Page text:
We can all agree reading expands your mind. It adds knowledge and facts. Plus skills, in some cases.
Great writing can even create new perspectives and attitudes you can embrace.
But can it do more than that?
Rather than just building your brain, can it also build your heart?
What an excellent question, my friend.
It certainly can. A great book pulls us in. It makes the hero’s struggle ours. We feel the conflict and crave its resolution.
Sometimes we understand the emotion, other times we don’t.
Either way, it expands what we feel.
What we can relate to emotionally.
Some folk want to improve themselves, but they don’t really know what that means. I get it. It’s a nebulous, abstract concept.
When someone tells you to “be better”, what do you do?
Well, there are many approaches, of course.
And one is exactly this – to explore how other folk process their emotions. To feel what they feel and see the world through their eyes (and hearts).
Because your emotions color how you see things. A sunny day looks bleak when your heart is heavy.
A thunderstorm is spectacular when you’re bursting with optimism.
So understanding how other folk feel about things is a shortcut to how they think about them.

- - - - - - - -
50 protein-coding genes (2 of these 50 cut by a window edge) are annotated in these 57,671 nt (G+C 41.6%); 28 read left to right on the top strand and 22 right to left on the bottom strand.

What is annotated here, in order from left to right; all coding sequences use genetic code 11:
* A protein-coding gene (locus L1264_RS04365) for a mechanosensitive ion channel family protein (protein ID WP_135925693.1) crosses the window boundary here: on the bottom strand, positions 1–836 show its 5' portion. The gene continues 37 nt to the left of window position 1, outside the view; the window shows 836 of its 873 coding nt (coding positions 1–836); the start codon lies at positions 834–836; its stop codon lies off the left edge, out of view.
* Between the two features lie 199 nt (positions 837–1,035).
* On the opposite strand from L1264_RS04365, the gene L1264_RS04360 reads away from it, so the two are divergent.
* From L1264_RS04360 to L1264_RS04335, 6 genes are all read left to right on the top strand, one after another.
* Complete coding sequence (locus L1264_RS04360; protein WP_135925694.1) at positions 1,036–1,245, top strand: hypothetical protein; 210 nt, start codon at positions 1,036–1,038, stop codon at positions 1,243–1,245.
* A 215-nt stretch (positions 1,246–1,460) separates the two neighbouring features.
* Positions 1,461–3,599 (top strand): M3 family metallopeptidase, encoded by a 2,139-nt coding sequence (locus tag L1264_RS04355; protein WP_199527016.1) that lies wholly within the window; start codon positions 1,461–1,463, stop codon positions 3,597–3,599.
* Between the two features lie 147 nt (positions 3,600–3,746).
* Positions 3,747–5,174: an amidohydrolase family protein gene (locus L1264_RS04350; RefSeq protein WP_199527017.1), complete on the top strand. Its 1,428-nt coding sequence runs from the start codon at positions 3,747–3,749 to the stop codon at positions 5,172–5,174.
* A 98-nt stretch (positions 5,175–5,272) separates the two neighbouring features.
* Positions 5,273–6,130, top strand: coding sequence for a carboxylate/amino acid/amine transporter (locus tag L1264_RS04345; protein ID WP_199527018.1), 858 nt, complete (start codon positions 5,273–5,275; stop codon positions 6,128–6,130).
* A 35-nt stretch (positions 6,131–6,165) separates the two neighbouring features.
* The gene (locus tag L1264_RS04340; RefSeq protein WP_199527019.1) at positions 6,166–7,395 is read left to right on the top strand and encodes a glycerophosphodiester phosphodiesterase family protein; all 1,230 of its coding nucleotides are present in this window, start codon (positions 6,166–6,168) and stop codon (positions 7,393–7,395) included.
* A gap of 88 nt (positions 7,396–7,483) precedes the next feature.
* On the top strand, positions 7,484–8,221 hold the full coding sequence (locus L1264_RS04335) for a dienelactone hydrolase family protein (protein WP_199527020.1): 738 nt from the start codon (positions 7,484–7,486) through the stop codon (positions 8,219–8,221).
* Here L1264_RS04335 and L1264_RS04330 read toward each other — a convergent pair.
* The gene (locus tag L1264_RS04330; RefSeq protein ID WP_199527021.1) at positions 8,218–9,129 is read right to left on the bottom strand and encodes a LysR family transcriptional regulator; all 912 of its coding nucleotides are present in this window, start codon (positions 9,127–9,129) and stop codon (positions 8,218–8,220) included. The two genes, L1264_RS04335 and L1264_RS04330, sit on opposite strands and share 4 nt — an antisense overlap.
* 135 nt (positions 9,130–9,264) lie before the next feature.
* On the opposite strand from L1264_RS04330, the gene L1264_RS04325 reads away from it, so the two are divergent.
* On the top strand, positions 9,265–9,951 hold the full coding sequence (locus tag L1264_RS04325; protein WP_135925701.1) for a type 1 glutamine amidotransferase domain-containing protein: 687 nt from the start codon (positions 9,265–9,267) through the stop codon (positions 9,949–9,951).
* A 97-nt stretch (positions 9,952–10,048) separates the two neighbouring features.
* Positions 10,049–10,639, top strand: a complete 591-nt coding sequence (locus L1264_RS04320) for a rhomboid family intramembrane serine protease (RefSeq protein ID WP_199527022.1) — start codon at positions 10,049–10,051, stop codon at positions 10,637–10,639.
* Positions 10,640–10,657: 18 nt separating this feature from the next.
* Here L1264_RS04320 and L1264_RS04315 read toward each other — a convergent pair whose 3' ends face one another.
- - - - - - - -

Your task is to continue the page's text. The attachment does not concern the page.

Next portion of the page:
And reading great writing is a shortcut to that.
The trick here is to push the envelope. Maybe a little, maybe a lot. Perhaps you’re already a genius at serenity – handling a paperwork storm at the office as if you were drinking a beer by a lake.
In that case, a book dripping with excitement might be what you need to expand your worldview.
If gardening is the most tedious chore imaginable, find a book where the protagonist adores it.
Where it’s their joy, their meditation, their connection to nature.
Look around you and see what emotion you’re missing. That’s easier said than done – after all, you’ve never stepped outside your own mind before. You might think you know what ‘fear’ or ‘love’ is, without every really feeling it.
This can take a lot of introspection.
Pulling back the layers of your self-deception.
Finding the places where you fake it, where you exaggerate, where you’re numb but have learned to pretend otherwise.
(The best way, in my experience, is to catch yourself feeling confused. If someone else’s reaction to something confused you, that might – and I say might – be a place to explore.)
And once you know where the gray bits are in your emotional palette?
Read books and poetry on that topic.
You’ll probably find them tedious at first. Of course – you aren’t resonating with the core theme, after all.
Stick with it though. Eventually you’ll read something and something inside you will shift.
In that moment, your life will suddenly become richer and more enjoyable.